thepeoplesrecord:

"Boston" by Janani Balasubramanian of DARKMATTER

Equal signs appear in the horizon 

Like two towers bending over

America remembering how to make skin illegal

How to steal colors & put them in a rainbow

The Middle East is backwards

Let’s bomb them off the map

Black people voted for Prop 8 

Let’s build more prisons to incarcerate their homophobia

Palestine does not have enough gay bars

Let’s fund its occupation

Asia has no sexuality at all

Let’s exploit their bodies for our labor…

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"

This is a wonderful country to be a poet in because it is brutal, indifferent, abusive. The worse thing possibly for a poet is a sort of warm recognition and a sense of belongingness, I mean the very essential quality of being a writer, a good writer is to feel just a little alienated from everything around you that way you can get a good perspective.

So Canada is a marvellous country cause everybody is alienated from everybody else and it gives a wonderful edge to everything

We’re alienated from the French, the French from the Jew, Quebec from Canada, Westmount from Snowden, St. Henry from Cote Saint Luc

The point is there are wonderful alienated feelings thriving in this country, everybody is unhappy and or if they aren’t unhappy they’re dull, so that it’s a wonderful place to write in.

"
— Leonard Cohen on being a writer in Canada, 1963.

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Spike Lee screens “Malcolm X” for students at Oakwood Collegiate, Toronto 1992.

Another gem from the CBC’s archives.

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James Earl Jones on his childhood

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blackpoemusic:

For my people standing staring trying to fashion a better wayfrom confusion, from hypocrisy and misunderstanding,trying to fashion a world that will hold all the people,all the faces, all the adams and eves and their countless generations; (…)
For my people by Margaret Walker

blackpoemusic:

For my people standing staring trying to fashion a better way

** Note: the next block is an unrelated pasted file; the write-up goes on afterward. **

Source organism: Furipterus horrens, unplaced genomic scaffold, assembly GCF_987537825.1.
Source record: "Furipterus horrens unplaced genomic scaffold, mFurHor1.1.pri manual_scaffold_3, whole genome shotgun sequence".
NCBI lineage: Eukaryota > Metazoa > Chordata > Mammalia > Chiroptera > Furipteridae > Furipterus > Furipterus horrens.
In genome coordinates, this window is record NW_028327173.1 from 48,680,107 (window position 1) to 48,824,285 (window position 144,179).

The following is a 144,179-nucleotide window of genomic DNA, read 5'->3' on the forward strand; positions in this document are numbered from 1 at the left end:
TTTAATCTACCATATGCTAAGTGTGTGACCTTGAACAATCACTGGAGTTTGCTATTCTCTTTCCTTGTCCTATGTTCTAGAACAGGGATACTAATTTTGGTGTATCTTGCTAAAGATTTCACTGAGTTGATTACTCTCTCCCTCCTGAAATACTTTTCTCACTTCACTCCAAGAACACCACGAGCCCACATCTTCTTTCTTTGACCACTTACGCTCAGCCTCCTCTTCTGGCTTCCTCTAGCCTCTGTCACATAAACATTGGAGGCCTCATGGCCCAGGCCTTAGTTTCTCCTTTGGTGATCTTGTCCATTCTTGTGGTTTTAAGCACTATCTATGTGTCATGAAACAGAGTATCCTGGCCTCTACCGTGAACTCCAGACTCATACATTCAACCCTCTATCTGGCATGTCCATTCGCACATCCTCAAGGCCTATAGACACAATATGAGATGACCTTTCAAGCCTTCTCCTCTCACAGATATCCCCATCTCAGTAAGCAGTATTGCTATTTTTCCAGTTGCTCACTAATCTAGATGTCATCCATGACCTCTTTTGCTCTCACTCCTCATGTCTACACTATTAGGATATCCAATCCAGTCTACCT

from confusion, from hypocrisy and misunderstanding,
trying to fashion a world that will hold all the people,
all the faces, all the adams and eves and their countless generations; (…)

For my people by Margaret Walker

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The state raised the glass that kept us one on each side. 

The state paid for your superiority, settled the bill on your complex when

truly yours was always the harder name to say. 

What more can the state meddle in? 

This is the subtle war of isolation and in it, what you conquer you keep. 

I  conquer your tongue.

I conquer your number game, your bedroom manners, your pile of 

rumour papers, the secrets that line your palms, the loose garments you go

to die in, your social anxiety. 

I conquer you.

I claim shadow citizenship and care very little for feeble colours that pitch

the limits of liberty between wanting and being wanted.

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blackpoemusic:

Did you hear about the rose that grew from a crack in the concrete? Proving nature’s law is wrong it learned to walk without having feet. Funny it seems, but by keeping it’s dreams, it learned to breathe fresh air. Long live the rose that grew from concrete when no one else ever cared.
The Rose that Grew From Concrete by 2Pac Shakur

blackpoemusic:

Did you hear about the rose that grew from a crack in the concrete? 
Proving nature’s law is wrong it learned to walk without having feet. 
Funny it seems, but by keeping it’s dreams, it learned to breathe fresh air. 
Long live the rose that grew from concrete when no one else ever cared.

The Rose that Grew From Concrete by 2Pac Shakur

(via artcomesfirst)

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etredepassage:

Djamel Tatah, Sans titre, 1999. Huile et cire sur toile, 220 x 200 cm. Collection particulière. Photo Adam Rzepka
http://djameltatah.com/en/ 

etredepassage:

Djamel Tatah, Sans titre, 1999. Huile et cire sur toile, 220 x 200 cm. Collection particulière. Photo Adam Rzepka

http://djameltatah.com/en/ 

(via cantmakeyoucarebutaware)

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classicladiesofcolor:

Mahalia Jackson photographed by Carl Van Vechten in 1962.

classicladiesofcolor:

Mahalia Jackson photographed by Carl Van Vechten in 1962.

(via cantmakeyoucarebutaware)

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